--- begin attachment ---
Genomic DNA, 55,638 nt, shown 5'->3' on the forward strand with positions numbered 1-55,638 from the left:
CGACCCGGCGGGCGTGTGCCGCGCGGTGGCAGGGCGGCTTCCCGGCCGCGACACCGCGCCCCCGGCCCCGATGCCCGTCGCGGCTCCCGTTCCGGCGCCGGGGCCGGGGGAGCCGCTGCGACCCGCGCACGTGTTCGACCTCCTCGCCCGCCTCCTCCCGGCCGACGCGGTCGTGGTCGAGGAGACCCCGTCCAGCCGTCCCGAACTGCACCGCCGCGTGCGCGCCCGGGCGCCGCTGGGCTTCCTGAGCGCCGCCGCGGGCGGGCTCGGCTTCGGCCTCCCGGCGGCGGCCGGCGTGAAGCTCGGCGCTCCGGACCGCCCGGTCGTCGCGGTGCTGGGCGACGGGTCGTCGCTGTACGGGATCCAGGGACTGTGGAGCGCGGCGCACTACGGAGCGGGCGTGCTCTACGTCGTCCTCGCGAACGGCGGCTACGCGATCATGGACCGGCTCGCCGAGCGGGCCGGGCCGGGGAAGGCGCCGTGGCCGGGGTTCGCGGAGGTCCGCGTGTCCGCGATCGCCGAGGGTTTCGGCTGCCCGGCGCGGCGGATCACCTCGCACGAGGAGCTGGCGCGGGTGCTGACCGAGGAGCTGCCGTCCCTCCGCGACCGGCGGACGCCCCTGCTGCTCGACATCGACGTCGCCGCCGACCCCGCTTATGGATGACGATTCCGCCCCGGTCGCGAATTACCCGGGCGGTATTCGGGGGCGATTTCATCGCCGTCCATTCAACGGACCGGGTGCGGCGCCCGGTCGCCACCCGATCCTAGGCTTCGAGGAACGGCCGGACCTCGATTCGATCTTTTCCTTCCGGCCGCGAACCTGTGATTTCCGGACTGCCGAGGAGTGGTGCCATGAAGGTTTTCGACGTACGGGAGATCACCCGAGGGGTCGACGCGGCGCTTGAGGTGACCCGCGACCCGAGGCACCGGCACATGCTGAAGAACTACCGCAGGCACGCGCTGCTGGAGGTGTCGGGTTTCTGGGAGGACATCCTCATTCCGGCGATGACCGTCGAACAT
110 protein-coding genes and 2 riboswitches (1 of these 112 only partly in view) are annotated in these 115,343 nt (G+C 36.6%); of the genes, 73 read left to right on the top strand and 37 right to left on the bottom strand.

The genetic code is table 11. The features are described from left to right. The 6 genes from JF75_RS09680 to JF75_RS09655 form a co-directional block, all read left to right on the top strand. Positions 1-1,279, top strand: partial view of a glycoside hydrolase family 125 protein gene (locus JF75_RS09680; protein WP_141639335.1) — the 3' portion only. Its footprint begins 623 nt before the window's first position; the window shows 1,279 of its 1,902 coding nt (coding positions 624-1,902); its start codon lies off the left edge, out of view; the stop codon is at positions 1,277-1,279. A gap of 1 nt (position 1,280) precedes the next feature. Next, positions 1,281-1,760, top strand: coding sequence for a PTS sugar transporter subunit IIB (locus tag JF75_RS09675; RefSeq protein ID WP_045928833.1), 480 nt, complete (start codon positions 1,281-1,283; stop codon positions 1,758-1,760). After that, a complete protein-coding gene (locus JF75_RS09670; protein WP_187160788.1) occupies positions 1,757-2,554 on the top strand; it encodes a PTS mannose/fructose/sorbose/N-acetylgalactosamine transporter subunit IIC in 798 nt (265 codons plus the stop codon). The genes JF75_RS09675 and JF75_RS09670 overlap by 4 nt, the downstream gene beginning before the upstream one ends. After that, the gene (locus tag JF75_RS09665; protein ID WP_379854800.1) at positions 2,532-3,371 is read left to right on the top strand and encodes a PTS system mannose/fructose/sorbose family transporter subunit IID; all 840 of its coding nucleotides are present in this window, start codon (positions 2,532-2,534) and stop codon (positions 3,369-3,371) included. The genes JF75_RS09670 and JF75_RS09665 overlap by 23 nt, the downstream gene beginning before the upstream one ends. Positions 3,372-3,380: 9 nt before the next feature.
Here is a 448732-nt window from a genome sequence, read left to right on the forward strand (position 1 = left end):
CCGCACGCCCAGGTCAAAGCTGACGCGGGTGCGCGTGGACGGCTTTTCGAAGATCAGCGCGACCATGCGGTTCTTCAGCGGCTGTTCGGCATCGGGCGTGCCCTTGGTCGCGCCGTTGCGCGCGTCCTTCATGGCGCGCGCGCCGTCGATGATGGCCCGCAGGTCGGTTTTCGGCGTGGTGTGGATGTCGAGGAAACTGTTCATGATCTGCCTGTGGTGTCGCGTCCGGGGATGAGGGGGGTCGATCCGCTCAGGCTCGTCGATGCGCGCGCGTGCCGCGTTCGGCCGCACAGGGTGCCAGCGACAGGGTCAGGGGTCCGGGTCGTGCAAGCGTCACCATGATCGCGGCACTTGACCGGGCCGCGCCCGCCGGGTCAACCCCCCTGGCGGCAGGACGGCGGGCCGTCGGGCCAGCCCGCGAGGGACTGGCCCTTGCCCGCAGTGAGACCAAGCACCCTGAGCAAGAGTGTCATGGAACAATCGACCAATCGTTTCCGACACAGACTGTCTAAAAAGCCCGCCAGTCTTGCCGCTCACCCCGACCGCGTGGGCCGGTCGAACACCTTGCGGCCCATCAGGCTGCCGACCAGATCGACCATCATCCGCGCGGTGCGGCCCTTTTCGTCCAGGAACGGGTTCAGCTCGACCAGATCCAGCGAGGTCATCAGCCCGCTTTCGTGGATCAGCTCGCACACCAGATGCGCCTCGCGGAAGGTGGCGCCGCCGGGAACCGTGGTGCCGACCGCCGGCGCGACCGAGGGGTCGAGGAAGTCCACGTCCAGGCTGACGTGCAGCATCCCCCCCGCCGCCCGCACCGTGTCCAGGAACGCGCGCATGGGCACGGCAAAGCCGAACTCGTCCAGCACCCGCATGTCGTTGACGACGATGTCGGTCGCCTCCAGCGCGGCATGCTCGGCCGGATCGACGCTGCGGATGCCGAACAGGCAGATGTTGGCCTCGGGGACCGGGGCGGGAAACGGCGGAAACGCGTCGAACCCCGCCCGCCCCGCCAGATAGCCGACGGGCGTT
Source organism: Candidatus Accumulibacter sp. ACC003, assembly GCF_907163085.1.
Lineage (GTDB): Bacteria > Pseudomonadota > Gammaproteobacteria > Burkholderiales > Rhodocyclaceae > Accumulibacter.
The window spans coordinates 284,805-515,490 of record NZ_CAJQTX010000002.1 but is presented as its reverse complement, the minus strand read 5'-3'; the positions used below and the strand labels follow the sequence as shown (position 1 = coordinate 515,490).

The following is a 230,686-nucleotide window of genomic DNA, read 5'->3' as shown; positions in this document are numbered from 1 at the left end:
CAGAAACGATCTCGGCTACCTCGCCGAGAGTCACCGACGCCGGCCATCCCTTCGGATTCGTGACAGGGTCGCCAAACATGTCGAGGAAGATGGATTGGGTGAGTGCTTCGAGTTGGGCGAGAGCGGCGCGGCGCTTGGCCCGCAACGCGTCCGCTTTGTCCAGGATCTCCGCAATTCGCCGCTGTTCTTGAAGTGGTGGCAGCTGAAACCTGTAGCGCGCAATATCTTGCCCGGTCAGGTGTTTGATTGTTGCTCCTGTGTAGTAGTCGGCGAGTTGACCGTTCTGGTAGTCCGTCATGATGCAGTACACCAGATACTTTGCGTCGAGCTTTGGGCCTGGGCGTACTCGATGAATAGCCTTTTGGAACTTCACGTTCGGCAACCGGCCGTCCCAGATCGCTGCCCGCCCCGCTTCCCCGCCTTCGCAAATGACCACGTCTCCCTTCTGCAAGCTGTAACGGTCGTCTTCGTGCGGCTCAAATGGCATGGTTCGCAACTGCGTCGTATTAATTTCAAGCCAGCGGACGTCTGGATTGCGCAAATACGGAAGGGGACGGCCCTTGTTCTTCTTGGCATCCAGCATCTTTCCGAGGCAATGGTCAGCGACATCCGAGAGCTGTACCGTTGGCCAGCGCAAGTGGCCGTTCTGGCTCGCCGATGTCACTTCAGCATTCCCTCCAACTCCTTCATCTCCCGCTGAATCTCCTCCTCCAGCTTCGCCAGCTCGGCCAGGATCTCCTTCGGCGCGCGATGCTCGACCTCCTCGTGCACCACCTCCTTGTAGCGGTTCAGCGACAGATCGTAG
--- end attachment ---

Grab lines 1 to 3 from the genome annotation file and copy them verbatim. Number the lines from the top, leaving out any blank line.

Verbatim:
Genomic DNA, 55,638 nt, shown 5'->3' on the forward strand with positions numbered 1-55,638 from the left:
CGACCCGGCGGGCGTGTGCCGCGCGGTGGCAGGGCGGCTTCCCGGCCGCGACACCGCGCCCCCGGCCCCGATGCCCGTCGCGGCTCCCGTTCCGGCGCCGGGGCCGGGGGAGCCGCTGCGACCCGCGCACGTGTTCGACCTCCTCGCCCGCCTCCTCCCGGCCGACGCGGTCGTGGTCGAGGAGACCCCGTCCAGCCGTCCCGAACTGCACCGCCGCGTGCGCGCCCGGGCGCCGCTGGGCTTCCTGAGCGCCGCCGCGGGCGGGCTCGGCTTCGGCCTCCCGGCGGCGGCCGGCGTGAAGCTCGGCGCTCCGGACCGCCCGGTCGTCGCGGTGCTGGGCGACGGGTCGTCGCTGTACGGGATCCAGGGACTGTGGAGCGCGGCGCACTACGGAGCGGGCGTGCTCTACGTCGTCCTCGCGAACGGCGGCTACGCGATCATGGACCGGCTCGCCGAGCGGGCCGGGCCGGGGAAGGCGCCGTGGCCGGGGTTCGCGGAGGTCCGCGTGTCCGCGATCGCCGAGGGTTTCGGCTGCCCGGCGCGGCGGATCACCTCGCACGAGGAGCTGGCGCGGGTGCTGACCGAGGAGCTGCCGTCCCTCCGCGACCGGCGGACGCCCCTGCTGCTCGACATCGACGTCGCCGCCGACCCCGCTTATGGATGACGATTCCGCCCCGGTCGCGAATTACCCGGGCGGTATTCGGGGGCGATTTCATCGCCGTCCATTCAACGGACCGGGTGCGGCGCCCGGTCGCCACCCGATCCTAGGCTTCGAGGAACGGCCGGACCTCGATTCGATCTTTTCCTTCCGGCCGCGAACCTGTGATTTCCGGACTGCCGAGGAGTGGTGCCATGAAGGTTTTCGACGTACGGGAGATCACCCGAGGGGTCGACGCGGCGCTTGAGGTGACCCGCGACCCGAGGCACCGGCACATGCTGAAGAACTACCGCAGGCACGCGCTGCTGGAGGTGTCGGGTTTCTGGGAGGACATCCTCATTCCGGCGATGACCGTCGAACAT
110 protein-coding genes and 2 riboswitches (1 of these 112 only partly in view) are annotated in these 115,343 nt (G+C 36.6%); of the genes, 73 read left to right on the top strand and 37 right to left on the bottom strand.